Key action statement 3G

“Clinicians may prescribe topical timolol maleate as a therapy for thin and/or superficial IHs (grade B, moderate recommendation).”1

Topical timolol may be useful in managing superficial or thin IHs and have been used for pediatric glaucoma for decades.1 Research has shown the treatment to be effective and have minimal side effects, making this a more popular treatment for thin and superficial IHs.1 Furthermore, research on young infants has shown that early treatment with topical timolol inhibits IH growth.

That being said, healthcare professionals should be cautious since timolol is more potent than propranolol and avoids first-pass liver metabolism.1 This is especially the case when more than 1 drop twice daily is prescribed or if this treatment is used for young or preterm infants.1

Key action statement 4

“Clinicians may recommend surgery and laser therapy as treatment options in managing selected IHs (grade C, moderate recommendation).”1

Surgery and laser treatment can be used to treat certain IHs but healthcare professionals opt for these less frequently in favor of β-blocker therapy.1 Surgical intervention is not usually performed in infancy because of higher risk of complications and the use of anesthetics.1 Additionally, results are superior when growth has ceased, especially for IHs on the nasal tip or lip.

However, early surgical intervention is a favorable option when IHs obstruct or deform important structures or involve sensitive areas when it comes to aesthetics.1 If lesions do not improve with pharmacotherapy or wound care, are well-localized, and will make later reconstruction easier, surgery is considered a good option.1 Surgery is also recommended when resection will be necessary down the line and scars would be similar, and when IHs leave residual skin changes.1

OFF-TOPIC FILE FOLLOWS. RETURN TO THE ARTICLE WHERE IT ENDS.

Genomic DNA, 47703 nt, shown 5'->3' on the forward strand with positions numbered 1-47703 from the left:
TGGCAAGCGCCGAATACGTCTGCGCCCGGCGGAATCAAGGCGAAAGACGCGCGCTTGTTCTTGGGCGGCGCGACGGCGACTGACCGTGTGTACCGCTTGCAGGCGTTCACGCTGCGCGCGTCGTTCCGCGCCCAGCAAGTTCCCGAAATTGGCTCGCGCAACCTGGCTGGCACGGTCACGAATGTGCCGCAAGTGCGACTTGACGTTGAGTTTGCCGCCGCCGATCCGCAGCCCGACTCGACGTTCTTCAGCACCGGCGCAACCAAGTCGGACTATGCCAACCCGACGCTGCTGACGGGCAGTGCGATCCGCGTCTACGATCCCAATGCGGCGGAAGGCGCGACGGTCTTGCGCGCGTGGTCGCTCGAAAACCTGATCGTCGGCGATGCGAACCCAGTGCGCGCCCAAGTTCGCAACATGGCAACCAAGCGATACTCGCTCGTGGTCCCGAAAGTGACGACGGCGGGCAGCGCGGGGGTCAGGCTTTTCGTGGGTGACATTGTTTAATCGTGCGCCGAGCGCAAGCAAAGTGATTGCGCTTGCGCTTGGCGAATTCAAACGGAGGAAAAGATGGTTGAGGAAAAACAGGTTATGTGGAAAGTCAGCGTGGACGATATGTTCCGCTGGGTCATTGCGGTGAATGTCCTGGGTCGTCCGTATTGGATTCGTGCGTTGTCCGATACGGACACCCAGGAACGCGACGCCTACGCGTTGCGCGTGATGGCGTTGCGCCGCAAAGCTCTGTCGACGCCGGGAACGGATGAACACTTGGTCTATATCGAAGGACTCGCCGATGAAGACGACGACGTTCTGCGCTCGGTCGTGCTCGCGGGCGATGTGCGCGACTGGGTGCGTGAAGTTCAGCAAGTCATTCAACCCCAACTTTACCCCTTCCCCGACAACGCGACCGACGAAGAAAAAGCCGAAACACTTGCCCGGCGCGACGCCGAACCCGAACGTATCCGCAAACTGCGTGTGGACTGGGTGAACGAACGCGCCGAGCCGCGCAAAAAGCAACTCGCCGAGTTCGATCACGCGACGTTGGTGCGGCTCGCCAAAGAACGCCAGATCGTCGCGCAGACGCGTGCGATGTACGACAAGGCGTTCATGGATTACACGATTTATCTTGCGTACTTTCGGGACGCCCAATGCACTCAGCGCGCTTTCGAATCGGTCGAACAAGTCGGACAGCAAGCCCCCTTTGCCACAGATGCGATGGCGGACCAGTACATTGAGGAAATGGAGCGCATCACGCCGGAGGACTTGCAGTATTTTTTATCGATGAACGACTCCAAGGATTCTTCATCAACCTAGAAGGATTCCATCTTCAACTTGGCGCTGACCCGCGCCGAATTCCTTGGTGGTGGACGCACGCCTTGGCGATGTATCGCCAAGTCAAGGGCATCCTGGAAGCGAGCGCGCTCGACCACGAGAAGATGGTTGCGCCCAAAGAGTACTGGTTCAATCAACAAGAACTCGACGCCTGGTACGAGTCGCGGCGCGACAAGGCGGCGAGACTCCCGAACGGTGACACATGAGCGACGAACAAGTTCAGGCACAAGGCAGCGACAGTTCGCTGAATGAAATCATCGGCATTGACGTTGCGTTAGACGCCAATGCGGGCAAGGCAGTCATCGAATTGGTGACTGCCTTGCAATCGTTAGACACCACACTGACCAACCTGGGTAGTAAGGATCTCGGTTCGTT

In the majority of cases, surgery is best avoided until at least three years of age.1 Most surgical interventions take place between 3 and 5 years because the lesions may resolve themselves, the tumor will be smaller, making the surgery easier and the scar smaller, and because the surgery may be safer if the IH consists of adipose tissue instead of blood vessels.1 Since IHs do not improve greatly after 3-4 years, it’s unnecessary to wait beyond this age.1

PDL may also be used to treat IHs but is not as effective as other interventions since it only penetrates the superficial dermus.1 As a result, it may aid in reducing redness, but does not affect the deeper elements of the IH.1 While PDL is used to treat ulcerations, the evidence for this is scarce and comes from small cases and case reports.1 Additionally, propranolol is more effective than PDL, making it a better choice.1

Key action statement 5

“Clinicians should educate parents of infants with an IH about the condition, including the expected natural history, and its potential for causing complications or disfigurement (grade X, strong recommendation).”1

This statement highlights the importance of educating parents about IH.1 The guidance and education should be specific to the child’s IH and should ease parental anxiety when the IHs are non-problematic.1 Additionally, education informs parents about signs to note in case there are any changes.1 In addition to being informed about the growth period, it’s important to encourage parents to schedule visits or share photographs for reassessment should changes occur.1 Parents should be informed about involution age and residual changes such as scars.1

When IHs are problematic, parents or caregivers should be urged to consult hemangioma specialists in a timely manner to seek early intervention.1


There are a number of challenges associated with implementing these CPGs, including IHs’ dynamic nature, the difficulty to predict IHs in infants, and no techniques to reliably predict growth.1 However, these CPGs are especially useful since they highlight the importance early identification and outline best practice and evidence-based treatment options.1 Pediatricians and other healthcare professionals can benefit from these guidelines to ensure optimal care for IH.


  1. Krowchuk DP, Frieden IJ, Mancini AJ, et al. Clinical Practice Guideline for the Management of Infantile Hemangiomas. Pediatrics. 2019;143(1):e20183475.
  2. doi:10.1542/peds.2018-3475